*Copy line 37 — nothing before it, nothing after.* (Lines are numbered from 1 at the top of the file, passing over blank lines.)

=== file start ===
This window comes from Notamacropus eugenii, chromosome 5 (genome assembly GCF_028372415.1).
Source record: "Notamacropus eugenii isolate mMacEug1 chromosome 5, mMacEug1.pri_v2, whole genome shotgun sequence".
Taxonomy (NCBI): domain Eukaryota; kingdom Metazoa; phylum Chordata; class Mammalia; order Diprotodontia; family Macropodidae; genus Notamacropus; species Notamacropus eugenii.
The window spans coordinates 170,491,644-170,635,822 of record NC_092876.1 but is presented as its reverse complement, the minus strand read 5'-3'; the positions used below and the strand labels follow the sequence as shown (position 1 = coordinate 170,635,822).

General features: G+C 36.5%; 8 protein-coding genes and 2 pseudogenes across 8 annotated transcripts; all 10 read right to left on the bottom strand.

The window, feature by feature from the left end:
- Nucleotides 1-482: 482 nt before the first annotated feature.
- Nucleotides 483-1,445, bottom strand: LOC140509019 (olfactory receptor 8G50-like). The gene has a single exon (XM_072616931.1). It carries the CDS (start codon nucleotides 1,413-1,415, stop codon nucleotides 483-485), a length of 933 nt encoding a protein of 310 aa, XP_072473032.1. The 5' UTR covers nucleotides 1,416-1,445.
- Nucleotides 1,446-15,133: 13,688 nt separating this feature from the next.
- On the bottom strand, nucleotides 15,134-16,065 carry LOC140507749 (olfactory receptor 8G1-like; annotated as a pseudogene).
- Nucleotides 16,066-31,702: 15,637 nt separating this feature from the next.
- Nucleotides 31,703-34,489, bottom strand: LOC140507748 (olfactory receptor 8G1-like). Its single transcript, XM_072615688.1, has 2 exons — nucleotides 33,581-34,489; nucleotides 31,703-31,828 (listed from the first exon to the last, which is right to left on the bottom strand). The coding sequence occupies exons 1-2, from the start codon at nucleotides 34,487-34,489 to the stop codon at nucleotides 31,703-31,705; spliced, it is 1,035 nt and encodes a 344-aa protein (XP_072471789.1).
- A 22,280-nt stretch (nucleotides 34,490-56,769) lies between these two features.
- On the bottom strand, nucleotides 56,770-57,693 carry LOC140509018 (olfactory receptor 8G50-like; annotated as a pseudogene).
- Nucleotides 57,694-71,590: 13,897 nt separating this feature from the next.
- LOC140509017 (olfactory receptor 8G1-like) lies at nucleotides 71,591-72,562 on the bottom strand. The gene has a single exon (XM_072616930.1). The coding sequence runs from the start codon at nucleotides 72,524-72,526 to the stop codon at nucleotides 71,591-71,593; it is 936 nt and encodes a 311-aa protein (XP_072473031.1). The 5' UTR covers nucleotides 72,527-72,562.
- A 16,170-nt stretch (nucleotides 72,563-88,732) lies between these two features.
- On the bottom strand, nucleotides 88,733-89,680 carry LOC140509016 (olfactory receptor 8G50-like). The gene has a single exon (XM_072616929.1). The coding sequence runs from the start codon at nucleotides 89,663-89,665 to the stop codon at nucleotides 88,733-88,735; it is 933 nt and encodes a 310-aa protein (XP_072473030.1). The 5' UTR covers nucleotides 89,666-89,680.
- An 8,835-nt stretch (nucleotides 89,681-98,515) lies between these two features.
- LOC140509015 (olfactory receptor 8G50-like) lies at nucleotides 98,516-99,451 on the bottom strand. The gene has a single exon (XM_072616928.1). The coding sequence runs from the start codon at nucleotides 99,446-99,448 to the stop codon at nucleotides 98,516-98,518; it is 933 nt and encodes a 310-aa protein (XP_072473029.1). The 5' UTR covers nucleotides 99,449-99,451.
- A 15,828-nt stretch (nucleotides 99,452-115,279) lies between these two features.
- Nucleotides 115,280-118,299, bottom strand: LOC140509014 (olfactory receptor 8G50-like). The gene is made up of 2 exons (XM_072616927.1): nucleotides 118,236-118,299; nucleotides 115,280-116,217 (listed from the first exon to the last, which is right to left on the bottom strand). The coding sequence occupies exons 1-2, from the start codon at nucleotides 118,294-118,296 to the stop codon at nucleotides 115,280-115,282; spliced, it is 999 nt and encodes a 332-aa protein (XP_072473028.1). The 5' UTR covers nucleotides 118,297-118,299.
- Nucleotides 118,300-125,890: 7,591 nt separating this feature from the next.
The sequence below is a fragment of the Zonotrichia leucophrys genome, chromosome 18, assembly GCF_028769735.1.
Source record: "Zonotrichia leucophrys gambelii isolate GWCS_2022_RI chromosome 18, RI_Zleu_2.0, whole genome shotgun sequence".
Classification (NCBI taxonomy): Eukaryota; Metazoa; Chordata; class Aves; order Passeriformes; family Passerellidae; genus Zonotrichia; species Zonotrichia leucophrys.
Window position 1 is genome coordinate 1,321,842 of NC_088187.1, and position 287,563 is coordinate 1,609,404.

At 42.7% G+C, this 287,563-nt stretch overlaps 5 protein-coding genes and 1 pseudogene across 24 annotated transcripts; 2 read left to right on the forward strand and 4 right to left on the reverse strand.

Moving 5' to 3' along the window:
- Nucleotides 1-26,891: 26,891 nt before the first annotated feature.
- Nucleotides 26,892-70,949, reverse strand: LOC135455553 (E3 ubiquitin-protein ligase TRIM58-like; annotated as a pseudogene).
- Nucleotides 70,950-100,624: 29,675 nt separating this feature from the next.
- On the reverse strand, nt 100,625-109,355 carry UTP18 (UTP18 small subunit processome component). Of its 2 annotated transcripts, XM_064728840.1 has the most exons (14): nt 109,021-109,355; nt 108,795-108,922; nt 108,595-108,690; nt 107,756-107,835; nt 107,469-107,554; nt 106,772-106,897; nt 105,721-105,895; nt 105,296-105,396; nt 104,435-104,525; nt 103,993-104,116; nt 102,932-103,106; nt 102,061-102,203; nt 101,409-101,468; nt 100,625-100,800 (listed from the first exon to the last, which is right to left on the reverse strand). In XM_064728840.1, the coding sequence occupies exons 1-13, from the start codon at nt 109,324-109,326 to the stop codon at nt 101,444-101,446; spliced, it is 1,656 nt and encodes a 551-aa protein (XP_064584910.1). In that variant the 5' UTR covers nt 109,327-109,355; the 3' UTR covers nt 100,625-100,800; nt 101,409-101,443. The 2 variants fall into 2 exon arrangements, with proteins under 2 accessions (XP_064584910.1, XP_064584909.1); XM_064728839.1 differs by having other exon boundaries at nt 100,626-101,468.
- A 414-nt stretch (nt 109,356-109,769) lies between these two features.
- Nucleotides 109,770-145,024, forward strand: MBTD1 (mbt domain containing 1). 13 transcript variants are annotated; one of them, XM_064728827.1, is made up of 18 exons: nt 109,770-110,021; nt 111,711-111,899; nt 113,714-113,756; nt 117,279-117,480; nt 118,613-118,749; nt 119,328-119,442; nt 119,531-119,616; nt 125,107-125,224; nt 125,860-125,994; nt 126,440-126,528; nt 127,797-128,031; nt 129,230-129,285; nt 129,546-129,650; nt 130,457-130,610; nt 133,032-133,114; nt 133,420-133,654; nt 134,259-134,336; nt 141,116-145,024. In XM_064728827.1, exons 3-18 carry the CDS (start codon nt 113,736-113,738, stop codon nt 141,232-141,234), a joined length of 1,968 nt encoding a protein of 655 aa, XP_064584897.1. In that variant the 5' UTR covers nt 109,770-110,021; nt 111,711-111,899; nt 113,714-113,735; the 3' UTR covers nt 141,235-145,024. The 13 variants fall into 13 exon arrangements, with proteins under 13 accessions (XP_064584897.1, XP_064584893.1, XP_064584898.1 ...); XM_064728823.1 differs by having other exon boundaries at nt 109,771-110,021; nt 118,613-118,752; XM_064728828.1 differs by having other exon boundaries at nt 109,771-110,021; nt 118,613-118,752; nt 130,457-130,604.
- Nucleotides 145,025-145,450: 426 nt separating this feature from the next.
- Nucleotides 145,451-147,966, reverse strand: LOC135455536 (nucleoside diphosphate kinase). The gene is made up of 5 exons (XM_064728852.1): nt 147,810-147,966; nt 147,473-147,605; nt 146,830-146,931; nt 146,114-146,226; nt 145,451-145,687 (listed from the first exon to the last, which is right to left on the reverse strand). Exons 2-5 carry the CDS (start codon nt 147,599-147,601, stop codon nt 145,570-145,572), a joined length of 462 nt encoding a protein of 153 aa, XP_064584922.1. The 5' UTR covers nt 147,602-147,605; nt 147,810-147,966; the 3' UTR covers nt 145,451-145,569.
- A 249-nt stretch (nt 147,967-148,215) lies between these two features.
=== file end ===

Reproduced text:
- Nucleotides 145,451-147,966, reverse strand: LOC135455536 (nucleoside diphosphate kinase). The gene is made up of 5 exons (XM_064728852.1): nt 147,810-147,966; nt 147,473-147,605; nt 146,830-146,931; nt 146,114-146,226; nt 145,451-145,687 (listed from the first exon to the last, which is right to left on the reverse strand). Exons 2-5 carry the CDS (start codon nt 147,599-147,601, stop codon nt 145,570-145,572), a joined length of 462 nt encoding a protein of 153 aa, XP_064584922.1. The 5' UTR covers nt 147,602-147,605; nt 147,810-147,966; the 3' UTR covers nt 145,451-145,569.